The National Transportation Safety Board's historic ruling on the
probable cause of the April 2006 Predator B unmanned aircraft crash in Arizona
represents just the first of a series of unmanned systems accident
investigations that will follow as drones of all sizes finally win approval by
federal air safety regulators to operate unfettered in the National Airspace
The Safety Board ruled that the unmanned aerial vehicle (UAV) accident
was chiefly caused by the ground-based pilot's failure to use checklist
procedures to safely operate the aircraft. The NTSB issued 22 safety
recommendations to the U.S. Customs and Border Protection and the Federal
Aviation Administration covering "a wide range of safety issues involving the
civilian use of unmanned aircraft," said Safety Board Chairman Mark V. Rosenker.
He said the contractor's performance in providing airborne border patrol
surveillance for the federal agency was not without issue. "This was not as
tight (an operation) as it should have been. CBP bought what it believed was a
solid operation, but mistakes were being made."
At issue is whether unmanned aerial systems (UAS) will ever provide "an
equivalent level of safety" to manned aircraft operating in the NAS.
"This investigation has raised questions about the different standards
for manned and unmanned aircraft and the safety implications of this
discrepancy," said Rosenker. "Why, for example, were numerous unresolved lock-
ups of the pilot's control console even possible while such conditions would
never be tolerated in the cockpit of a manned aircraft?"
Expressing concerns about how manned and unmanned aircraft will share the
same airspace, Chairman Rosenker said, "The fact that we approved 22 safety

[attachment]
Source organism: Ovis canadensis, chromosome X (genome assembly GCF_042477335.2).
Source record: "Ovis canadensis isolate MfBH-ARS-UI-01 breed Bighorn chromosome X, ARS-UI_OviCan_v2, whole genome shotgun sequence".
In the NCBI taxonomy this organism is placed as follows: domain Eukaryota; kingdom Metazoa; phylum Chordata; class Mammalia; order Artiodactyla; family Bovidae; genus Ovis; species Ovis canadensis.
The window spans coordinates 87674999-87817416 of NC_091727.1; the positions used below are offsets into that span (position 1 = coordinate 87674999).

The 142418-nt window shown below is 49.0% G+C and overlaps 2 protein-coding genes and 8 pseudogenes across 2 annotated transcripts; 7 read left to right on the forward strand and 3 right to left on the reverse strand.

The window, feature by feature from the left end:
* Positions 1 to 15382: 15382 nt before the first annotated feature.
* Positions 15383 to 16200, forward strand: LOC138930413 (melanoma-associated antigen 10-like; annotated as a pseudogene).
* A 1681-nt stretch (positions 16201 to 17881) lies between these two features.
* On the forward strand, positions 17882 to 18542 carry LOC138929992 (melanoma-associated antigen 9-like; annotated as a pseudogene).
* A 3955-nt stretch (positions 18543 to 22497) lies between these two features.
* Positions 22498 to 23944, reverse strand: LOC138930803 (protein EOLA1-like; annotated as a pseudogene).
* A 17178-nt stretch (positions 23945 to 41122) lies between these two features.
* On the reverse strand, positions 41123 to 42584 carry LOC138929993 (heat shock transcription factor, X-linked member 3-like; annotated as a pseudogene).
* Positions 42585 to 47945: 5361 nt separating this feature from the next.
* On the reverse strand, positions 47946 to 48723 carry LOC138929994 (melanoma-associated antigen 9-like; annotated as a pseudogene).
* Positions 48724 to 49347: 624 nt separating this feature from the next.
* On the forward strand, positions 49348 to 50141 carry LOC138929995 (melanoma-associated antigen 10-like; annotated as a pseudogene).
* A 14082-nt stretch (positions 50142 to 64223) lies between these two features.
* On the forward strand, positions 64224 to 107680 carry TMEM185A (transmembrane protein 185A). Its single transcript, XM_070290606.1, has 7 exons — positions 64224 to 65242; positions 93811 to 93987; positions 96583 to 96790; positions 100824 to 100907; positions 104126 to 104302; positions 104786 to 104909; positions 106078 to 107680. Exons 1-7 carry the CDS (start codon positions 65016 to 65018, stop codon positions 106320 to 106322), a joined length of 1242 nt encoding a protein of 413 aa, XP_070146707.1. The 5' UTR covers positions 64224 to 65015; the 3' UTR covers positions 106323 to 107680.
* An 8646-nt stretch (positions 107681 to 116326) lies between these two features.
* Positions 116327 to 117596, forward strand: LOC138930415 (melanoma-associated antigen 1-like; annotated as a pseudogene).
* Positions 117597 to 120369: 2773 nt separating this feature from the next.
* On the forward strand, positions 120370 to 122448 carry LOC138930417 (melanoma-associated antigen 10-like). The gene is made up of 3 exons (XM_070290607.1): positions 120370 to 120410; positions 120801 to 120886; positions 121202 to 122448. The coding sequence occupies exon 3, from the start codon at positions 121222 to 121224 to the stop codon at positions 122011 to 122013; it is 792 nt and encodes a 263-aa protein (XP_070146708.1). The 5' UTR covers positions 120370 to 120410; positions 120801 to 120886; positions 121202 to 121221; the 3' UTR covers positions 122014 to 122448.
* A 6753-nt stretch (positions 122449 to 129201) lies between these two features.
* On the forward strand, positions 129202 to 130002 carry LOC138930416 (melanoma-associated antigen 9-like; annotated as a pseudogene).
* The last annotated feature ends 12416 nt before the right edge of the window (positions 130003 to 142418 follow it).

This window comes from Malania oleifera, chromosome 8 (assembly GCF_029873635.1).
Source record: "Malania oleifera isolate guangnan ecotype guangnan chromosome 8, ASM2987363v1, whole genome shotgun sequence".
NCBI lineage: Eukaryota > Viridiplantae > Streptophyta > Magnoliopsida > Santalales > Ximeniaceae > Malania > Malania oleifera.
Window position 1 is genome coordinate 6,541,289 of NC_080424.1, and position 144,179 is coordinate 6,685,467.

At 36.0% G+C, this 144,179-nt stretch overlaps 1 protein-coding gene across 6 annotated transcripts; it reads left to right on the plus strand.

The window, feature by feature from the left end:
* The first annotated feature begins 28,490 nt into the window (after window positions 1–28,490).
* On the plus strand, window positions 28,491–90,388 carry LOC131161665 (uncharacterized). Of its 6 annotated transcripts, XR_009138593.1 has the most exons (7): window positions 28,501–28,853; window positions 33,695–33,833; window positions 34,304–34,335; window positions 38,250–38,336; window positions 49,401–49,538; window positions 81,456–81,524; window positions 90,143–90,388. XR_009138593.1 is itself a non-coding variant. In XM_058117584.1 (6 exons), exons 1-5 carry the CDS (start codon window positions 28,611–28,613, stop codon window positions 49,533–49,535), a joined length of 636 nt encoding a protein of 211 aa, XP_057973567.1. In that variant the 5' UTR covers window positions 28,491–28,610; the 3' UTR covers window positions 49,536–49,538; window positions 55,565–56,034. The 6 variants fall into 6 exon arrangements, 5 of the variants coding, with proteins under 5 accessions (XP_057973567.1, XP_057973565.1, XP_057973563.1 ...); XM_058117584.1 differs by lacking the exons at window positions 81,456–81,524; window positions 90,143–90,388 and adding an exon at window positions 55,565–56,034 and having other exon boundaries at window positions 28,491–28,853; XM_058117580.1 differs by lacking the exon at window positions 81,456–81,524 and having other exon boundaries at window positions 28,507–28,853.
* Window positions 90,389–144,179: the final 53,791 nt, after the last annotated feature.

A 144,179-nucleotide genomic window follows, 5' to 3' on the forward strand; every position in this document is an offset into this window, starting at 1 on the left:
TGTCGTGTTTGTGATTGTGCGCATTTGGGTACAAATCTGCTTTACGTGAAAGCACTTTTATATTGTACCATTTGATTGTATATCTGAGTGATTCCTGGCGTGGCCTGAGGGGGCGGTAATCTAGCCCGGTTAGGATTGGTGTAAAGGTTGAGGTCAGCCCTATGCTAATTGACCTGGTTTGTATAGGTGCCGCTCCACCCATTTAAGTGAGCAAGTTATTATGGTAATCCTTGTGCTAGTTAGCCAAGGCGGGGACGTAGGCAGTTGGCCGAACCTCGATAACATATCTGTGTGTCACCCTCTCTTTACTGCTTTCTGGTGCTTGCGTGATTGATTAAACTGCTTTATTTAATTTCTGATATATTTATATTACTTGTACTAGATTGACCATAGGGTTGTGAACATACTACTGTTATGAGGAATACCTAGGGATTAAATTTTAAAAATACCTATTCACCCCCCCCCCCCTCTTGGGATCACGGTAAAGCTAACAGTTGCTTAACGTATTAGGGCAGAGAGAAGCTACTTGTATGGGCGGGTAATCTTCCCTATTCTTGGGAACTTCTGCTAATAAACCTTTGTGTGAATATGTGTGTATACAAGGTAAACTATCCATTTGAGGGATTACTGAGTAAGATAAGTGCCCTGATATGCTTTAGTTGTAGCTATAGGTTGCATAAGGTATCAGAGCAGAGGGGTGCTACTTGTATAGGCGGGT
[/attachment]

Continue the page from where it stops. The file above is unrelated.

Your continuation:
recommendations based on our investigation of a single accident is an indication
of the scope of the safety issues these unmanned aircraft are bringing into the
The Safety Board's investigation revealed that the pilot was not
proficient in the performance of emergency procedures, which led to the
accident. "The pilot is still the pilot, whether he is at a remote console or on
the flight deck."
But Rosenker is bullish about the future of UAVs in the civil world.
"UAVs will be extremely important for the future of aviation. I see them being
used effectively in the civil environment, and eventually in the commercial
environment. These are exciting times, but we need a well thought out plan for
UAV operations and safety if they will be as successful as I believe they can
"This accident investigation will go a long way to making unmanned
aircraft operations in the NAS a much safer and efficient way of doing business.
In an interview after the NTSB hearing, Rosenker told Air Safety Week that "we
want to address UAV operations in the NAS early, before we have a lot of these
devices flying in airspace, possibly creating a very serious potential for
He said achieving "an equivalent level of safety" for drone operations in
the NAS is not just a goal, but a given. "We shouldn't settle for anything less.
A UAV can't be a rogue, exempt from appropriate rules and regulations that keep
our airspace safe and thus avoids chaos."
The CBP may again deal with the NTSB in that the law enforcement agency
The preferred term at this juncture is not simply "unmanned aircraft," but "unmanned aircraft systems" (UAS), because there's so much more than just the aircraft.
Accomplishing the necessary modeling and simulation just to develop standards could take another 4-5 years.
Patrick Geraghty, a National Transportation Safety Board administrative law judge, said that the FAA has no regulations governing model aircraft flights or for classifying model aircraft as an...
The National Transportation Safety Board today issued a total of 22 safety recommendations to address what NTSB Chairman Mark V. Rosenker said were "a wide range of safety issues involving the...